Monday 10 December 2018

Another crisis, another minister dodging it

Overpaid politicians shirk their responsibilities and want bus drivers to subsidise the buses, writes

Gene Kerrigan

Gene Kerrigan

Poor Shane Ross. In the week to come, Fianna Fail is about to get terribly concerned about the state of Bus Eireann.

Already, its political consultants have carried sacks of onions into the FF rooms in Leinster House, to help the TDs shed tears over the shocking state of the Expressway bus service.

The party intends to insist on a Private Member's Motion, no less.

"The effen Blueshirts better not cut wan inch of wan single bus route," FF will tell the Dail.

And, as Minister for Transport, Shane will be the designated villain.

Mind you, that's what Shane gets the big bucks for, shrugging his shoulders and saying, "Sure, 'tis nothing to do with me, I'm just the Minister".

This pantomime will continue, threatening to isolate rural communities, at a time when the country is already suffering the trolley scandal, the homeless scandal and the not-unrelated Nama scandal.

The FG-FF government is hardly eight months old and it's already showing signs of fatigue. Both parties are nervous, for different but related reasons.

For 80 years, FF and FG enjoyed their your-turn-my-turn arrangement, with largely interchangeable policies. The collapse of 2008, and the stark nature of the FF betrayal of the citizens threatened that set-up. After the slaughter of FF in the 2011 election, and the bollocking of FG in the 2016 election, the FG-FF arrangement was created in an effort to restore the cosy old order.

The fact that it still possesses a sense of humour is seen in the choice of words used to describe this dodge: "the new politics."

The current nervousness of FG arises from Enda's death-grip on office.

He's a remarkably sprightly 65, and even after 42 years as a TD he shows little sign of going back to the teaching.

There's no reason on earth - and even less in Fine Gael - why Enda shouldn't stay.

None of the potential contenders has offered any political change; none is noticeably more competent; none stands for any political principle that Enda cannot enthusiastically embrace - or furiously denounce, should the political wind blow in another direction.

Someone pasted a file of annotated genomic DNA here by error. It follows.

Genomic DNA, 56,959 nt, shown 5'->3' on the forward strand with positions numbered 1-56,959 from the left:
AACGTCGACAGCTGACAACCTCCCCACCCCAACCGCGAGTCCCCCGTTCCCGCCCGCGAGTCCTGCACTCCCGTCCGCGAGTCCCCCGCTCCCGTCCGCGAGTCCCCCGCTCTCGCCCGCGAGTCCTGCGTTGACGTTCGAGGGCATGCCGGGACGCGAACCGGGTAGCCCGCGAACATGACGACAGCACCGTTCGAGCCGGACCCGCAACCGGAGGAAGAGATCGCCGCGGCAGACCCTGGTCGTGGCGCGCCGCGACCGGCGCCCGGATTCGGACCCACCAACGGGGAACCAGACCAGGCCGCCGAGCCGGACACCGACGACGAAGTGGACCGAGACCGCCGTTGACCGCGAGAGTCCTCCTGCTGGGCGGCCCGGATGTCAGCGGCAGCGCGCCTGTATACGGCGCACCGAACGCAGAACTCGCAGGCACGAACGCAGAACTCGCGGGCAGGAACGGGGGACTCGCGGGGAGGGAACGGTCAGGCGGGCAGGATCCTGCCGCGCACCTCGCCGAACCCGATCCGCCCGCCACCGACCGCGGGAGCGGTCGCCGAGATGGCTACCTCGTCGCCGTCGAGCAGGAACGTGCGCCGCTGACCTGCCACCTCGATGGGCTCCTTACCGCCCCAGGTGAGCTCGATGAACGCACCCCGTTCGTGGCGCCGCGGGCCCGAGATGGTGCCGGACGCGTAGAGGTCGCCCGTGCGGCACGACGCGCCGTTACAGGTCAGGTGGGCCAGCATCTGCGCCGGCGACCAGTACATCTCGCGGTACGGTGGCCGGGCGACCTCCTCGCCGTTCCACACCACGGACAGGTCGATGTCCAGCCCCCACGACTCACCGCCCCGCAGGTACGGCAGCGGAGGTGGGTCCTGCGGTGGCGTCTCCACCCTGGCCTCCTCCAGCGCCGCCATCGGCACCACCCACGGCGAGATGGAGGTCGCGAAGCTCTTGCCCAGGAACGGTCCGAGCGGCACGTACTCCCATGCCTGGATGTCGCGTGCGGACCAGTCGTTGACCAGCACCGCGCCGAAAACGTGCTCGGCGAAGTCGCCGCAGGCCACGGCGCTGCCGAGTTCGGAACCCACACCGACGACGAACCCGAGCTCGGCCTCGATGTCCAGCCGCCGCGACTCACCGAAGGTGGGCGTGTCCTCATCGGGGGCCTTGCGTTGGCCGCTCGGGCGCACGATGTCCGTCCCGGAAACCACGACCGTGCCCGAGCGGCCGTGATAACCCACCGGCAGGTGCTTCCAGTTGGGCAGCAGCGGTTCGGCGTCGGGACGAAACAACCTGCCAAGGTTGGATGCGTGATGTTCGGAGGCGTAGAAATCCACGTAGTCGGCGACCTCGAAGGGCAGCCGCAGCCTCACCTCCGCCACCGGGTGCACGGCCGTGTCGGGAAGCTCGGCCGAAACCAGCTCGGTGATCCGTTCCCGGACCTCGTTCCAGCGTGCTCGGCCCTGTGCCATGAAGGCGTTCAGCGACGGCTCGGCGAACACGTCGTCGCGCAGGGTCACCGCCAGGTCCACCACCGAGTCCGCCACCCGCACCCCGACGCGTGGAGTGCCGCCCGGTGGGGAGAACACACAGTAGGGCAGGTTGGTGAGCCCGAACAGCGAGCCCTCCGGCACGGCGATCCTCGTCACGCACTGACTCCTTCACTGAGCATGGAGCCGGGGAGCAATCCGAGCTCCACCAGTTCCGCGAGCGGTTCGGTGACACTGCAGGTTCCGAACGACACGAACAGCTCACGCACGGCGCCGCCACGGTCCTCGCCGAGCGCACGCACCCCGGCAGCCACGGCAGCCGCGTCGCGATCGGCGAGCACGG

That's all very well, but Enda's potential successors fret that they're missing their turn in the Big Chair.

No one - politician or pundit - has put forward any other reason for getting rid of him.

Meanwhile, anonymous FF sources recently went running to the Irish Times to complain that the Blueshirts are being unfair. The FF part of the FG-FF government claims they're "frustrated", God love them.

They "win" little legislative victories, it seems, then their bills are sidetracked into the Oireachtas undergrowth, where teams of Blueshirt bowsies drown them in procedural detail.

The FF whingers warned the Irish Times they might get "fed up with the whole thing".

I know, it's childish.

To understand this, you must understand that every FF TD and every would-be FF TD spends every waking moment longing and plotting for a return to office.

Everything they do and say is calculated to speed that day.

They feel they've done their penance for running the country off a cliff. Six whole years out of office is too steep a price to pay for selling the rest of us out to the banks and the bondholders.

Every single political stance they take, while trying to scramble back into office, will be held for as long as it's useful in generating support, and not for one second more.

They will oppose what they now support and support what they now oppose. They will tomorrow champion shamelessly that which they scorn today.